To sum up: Leaders often either don’t know what to focus on, they focus on areas that are not especially impactful, or they try to focus on addressing too many issues at once. By answering these five questions, a leader can identify the central issue on which to focus his or her development. According to our research, this is another key to how leaders actually improve.


This post is a preview to some of the insights in the forthcoming book, “How Leaders Improve: A Playbook for Leaders Who Want to Improve Now” by John Gates, Ph.D., Jeff Graddy, Ph.D., and Sacha Lindekens, Ph.D., coming Fall 2017!

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How do leaders actually improve?

Q: How do leaders actually improve?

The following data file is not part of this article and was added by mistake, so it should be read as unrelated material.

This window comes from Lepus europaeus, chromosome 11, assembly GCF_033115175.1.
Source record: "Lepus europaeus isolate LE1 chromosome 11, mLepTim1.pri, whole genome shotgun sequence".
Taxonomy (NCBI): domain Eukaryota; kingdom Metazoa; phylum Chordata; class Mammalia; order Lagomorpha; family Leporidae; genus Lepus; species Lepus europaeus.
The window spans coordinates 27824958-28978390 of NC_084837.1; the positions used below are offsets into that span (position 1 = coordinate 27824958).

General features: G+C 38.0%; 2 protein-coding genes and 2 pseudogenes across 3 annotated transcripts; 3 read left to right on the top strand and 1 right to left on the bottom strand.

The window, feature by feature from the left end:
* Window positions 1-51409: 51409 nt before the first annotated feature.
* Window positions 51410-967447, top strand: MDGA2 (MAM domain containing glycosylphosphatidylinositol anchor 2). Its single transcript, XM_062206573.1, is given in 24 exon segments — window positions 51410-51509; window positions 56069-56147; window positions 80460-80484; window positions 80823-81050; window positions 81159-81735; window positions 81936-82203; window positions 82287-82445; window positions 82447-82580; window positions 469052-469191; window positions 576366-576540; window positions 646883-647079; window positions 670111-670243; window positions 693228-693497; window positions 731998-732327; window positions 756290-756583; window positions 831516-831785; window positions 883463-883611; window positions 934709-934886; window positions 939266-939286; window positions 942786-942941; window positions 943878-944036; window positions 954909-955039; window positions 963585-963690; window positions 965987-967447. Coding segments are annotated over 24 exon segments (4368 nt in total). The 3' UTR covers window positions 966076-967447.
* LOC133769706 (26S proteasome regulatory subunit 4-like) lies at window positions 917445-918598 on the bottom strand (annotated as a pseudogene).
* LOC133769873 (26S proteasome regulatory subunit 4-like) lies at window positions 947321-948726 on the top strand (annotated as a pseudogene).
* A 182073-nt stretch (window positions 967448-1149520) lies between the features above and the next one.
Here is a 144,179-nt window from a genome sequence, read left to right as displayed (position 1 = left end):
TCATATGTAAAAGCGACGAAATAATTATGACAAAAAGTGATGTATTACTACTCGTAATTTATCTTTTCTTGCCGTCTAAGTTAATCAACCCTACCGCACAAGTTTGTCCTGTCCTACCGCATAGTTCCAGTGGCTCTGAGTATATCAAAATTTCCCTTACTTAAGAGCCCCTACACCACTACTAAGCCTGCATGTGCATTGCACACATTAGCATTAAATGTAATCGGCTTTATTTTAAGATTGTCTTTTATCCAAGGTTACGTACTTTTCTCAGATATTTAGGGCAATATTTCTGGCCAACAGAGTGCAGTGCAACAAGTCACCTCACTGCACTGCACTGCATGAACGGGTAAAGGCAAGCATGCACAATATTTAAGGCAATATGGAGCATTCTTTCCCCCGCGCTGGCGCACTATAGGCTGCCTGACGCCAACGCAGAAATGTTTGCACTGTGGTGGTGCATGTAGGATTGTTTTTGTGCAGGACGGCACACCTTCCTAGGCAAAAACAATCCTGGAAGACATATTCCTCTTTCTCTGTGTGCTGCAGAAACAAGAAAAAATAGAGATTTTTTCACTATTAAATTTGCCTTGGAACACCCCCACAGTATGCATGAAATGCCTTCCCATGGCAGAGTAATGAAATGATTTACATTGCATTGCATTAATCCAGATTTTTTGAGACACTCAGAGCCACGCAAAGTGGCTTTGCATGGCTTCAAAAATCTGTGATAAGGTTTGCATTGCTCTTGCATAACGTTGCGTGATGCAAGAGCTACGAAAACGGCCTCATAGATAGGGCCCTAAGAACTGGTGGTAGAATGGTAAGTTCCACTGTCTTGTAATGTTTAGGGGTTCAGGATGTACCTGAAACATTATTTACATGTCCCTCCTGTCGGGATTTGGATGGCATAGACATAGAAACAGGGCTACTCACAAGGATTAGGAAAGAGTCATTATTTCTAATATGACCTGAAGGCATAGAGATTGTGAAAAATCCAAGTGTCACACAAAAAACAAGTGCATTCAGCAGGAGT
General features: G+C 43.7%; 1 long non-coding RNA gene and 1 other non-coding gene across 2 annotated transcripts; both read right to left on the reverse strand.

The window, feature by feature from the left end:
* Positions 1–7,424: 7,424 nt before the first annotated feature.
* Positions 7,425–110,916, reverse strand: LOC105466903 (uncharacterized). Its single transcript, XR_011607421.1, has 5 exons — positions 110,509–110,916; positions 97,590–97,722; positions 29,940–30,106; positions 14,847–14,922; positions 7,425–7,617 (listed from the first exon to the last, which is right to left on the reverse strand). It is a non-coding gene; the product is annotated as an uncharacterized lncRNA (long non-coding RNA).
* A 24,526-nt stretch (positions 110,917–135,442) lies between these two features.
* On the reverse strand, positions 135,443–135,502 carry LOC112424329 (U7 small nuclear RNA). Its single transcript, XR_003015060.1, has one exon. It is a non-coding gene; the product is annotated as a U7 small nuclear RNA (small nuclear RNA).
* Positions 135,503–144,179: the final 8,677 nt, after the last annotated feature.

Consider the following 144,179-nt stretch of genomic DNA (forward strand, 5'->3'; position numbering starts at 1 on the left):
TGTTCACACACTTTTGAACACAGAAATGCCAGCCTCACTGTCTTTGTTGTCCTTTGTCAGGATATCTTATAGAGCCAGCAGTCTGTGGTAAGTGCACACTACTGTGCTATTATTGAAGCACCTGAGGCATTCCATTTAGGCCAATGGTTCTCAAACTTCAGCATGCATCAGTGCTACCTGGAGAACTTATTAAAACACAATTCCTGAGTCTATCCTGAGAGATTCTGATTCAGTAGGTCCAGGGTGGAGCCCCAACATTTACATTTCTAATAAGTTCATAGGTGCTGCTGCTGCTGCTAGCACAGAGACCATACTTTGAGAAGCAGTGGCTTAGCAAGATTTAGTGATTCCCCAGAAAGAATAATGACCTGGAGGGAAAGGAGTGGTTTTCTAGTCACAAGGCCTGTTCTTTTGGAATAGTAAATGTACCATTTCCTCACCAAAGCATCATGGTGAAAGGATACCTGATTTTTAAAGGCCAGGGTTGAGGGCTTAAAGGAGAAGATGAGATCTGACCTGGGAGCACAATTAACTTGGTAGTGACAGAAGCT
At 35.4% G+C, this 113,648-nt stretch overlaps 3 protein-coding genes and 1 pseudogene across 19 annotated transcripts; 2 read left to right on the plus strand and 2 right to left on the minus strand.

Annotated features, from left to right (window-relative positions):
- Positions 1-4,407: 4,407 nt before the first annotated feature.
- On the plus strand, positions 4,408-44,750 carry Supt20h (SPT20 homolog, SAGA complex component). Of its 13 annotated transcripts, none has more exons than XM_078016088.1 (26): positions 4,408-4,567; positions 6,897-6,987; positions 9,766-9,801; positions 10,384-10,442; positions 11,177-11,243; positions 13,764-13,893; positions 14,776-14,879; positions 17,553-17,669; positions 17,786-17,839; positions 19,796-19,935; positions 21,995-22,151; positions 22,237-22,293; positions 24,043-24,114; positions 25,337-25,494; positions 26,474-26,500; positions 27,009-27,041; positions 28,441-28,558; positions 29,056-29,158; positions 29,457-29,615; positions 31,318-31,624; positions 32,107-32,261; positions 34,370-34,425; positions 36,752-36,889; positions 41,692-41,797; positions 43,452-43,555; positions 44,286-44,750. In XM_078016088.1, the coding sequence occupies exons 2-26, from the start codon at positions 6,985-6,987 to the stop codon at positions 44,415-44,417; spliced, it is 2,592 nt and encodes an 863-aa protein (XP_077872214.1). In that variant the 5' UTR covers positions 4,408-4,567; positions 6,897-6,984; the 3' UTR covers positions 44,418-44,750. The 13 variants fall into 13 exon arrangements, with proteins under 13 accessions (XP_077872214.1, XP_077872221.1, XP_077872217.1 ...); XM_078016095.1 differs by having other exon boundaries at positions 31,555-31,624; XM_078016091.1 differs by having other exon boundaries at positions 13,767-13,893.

A: [crickets chirping]

Have you ever wondered why some leaders get better and some don’t? It seems that despite all of the books out there on leadership and all of the money organizations spend on developing leaders, that everyone would get better. But we know this just isn’t true! Some leaders improve more than others…so the question kept nagging at us: HOW do leaders actually improve? Over the last two years we have endeavored to add to the field of leadership development by better understanding this issue: how leaders actually improve. Through in-depth interviews with leaders who actually got better, we believe we have some very practical insights that leaders, coaches, and organizations can implement immediately in order to getter better results.

Over the coming months, we will share some of this wisdom in our blog and will keep you posted on the release date of our forthcoming book “How Leaders Improve: A Playbook for Leaders Who Want to Get Better Now” written by Avion Consulting partners John Gates, Ph.D., Jeff Graddy, Ph.D. and Sacha Lindekens, Ph.D. – coming out Fall 2017!

Stay tuned!